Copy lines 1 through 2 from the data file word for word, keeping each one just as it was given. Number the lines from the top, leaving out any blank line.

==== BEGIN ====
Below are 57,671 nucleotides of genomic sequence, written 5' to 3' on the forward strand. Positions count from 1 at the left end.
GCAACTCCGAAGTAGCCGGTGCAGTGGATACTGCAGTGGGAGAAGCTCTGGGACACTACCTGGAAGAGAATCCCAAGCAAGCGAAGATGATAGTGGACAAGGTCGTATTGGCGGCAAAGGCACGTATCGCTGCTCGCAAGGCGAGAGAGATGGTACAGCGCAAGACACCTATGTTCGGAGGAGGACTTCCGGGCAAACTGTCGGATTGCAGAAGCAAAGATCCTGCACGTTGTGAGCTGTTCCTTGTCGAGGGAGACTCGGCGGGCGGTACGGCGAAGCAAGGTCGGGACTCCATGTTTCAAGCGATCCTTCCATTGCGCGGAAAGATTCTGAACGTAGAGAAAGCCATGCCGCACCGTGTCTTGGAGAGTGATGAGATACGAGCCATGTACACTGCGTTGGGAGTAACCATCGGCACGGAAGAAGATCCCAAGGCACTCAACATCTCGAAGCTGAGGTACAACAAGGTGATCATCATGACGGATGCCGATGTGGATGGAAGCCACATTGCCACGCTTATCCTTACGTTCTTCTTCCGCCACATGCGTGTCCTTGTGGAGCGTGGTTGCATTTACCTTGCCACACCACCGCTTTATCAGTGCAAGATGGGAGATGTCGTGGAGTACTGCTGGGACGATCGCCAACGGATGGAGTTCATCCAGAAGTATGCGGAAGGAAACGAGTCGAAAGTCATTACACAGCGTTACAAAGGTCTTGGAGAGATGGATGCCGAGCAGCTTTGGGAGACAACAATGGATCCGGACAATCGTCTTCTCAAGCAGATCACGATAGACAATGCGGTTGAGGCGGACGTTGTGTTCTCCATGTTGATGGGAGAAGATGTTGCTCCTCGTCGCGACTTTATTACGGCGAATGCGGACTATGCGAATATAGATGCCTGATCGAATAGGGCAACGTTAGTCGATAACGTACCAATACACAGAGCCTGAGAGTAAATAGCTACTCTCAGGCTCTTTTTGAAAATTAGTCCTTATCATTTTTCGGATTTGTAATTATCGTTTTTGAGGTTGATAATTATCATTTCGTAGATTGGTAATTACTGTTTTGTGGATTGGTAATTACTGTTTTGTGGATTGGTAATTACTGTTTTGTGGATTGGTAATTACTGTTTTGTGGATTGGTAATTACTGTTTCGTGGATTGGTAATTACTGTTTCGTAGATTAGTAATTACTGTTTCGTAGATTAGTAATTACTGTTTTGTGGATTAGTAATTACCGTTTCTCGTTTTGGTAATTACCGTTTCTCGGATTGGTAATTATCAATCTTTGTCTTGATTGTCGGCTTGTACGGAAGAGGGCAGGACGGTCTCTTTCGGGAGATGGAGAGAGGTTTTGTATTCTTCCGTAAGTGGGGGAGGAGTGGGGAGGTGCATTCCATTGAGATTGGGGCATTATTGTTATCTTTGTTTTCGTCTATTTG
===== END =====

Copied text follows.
Below are 57,671 nucleotides of genomic sequence, written 5' to 3' on the forward strand. Positions count from 1 at the left end.
GCAACTCCGAAGTAGCCGGTGCAGTGGATACTGCAGTGGGAGAAGCTCTGGGACACTACCTGGAAGAGAATCCCAAGCAAGCGAAGATGATAGTGGACAAGGTCGTATTGGCGGCAAAGGCACGTATCGCTGCTCGCAAGGCGAGAGAGATGGTACAGCGCAAGACACCTATGTTCGGAGGAGGACTTCCGGGCAAACTGTCGGATTGCAGAAGCAAAGATCCTGCACGTTGTGAGCTGTTCCTTGTCGAGGGAGACTCGGCGGGCGGTACGGCGAAGCAAGGTCGGGACTCCATGTTTCAAGCGATCCTTCCATTGCGCGGAAAGATTCTGAACGTAGAGAAAGCCATGCCGCACCGTGTCTTGGAGAGTGATGAGATACGAGCCATGTACACTGCGTTGGGAGTAACCATCGGCACGGAAGAAGATCCCAAGGCACTCAACATCTCGAAGCTGAGGTACAACAAGGTGATCATCATGACGGATGCCGATGTGGATGGAAGCCACATTGCCACGCTTATCCTTACGTTCTTCTTCCGCCACATGCGTGTCCTTGTGGAGCGTGGTTGCATTTACCTTGCCACACCACCGCTTTATCAGTGCAAGATGGGAGATGTCGTGGAGTACTGCTGGGACGATCGCCAACGGATGGAGTTCATCCAGAAGTATGCGGAAGGAAACGAGTCGAAAGTCATTACACAGCGTTACAAAGGTCTTGGAGAGATGGATGCCGAGCAGCTTTGGGAGACAACAATGGATCCGGACAATCGTCTTCTCAAGCAGATCACGATAGACAATGCGGTTGAGGCGGACGTTGTGTTCTCCATGTTGATGGGAGAAGATGTTGCTCCTCGTCGCGACTTTATTACGGCGAATGCGGACTATGCGAATATAGATGCCTGATCGAATAGGGCAACGTTAGTCGATAACGTACCAATACACAGAGCCTGAGAGTAAATAGCTACTCTCAGGCTCTTTTTGAAAATTAGTCCTTATCATTTTTCGGATTTGTAATTATCGTTTTTGAGGTTGATAATTATCATTTCGTAGATTGGTAATTACTGTTTTGTGGATTGGTAATTACTGTTTTGTGGATTGGTAATTACTGTTTTGTGGATTGGTAATTACTGTTTTGTGGATTGGTAATTACTGTTTCGTGGATTGGTAATTACTGTTTCGTAGATTAGTAATTACTGTTTCGTAGATTAGTAATTACTGTTTTGTGGATTAGTAATTACCGTTTCTCGTTTTGGTAATTACCGTTTCTCGGATTGGTAATTATCAATCTTTGTCTTGATTGTCGGCTTGTACGGAAGAGGGCAGGACGGTCTCTTTCGGGAGATGGAGAGAGGTTTTGTATTCTTCCGTAAGTGGGGGAGGAGTGGGGAGGTGCATTCCATTGAGATTGGGGCATTATTGTTATCTTTGTTTTCGTCTATTTG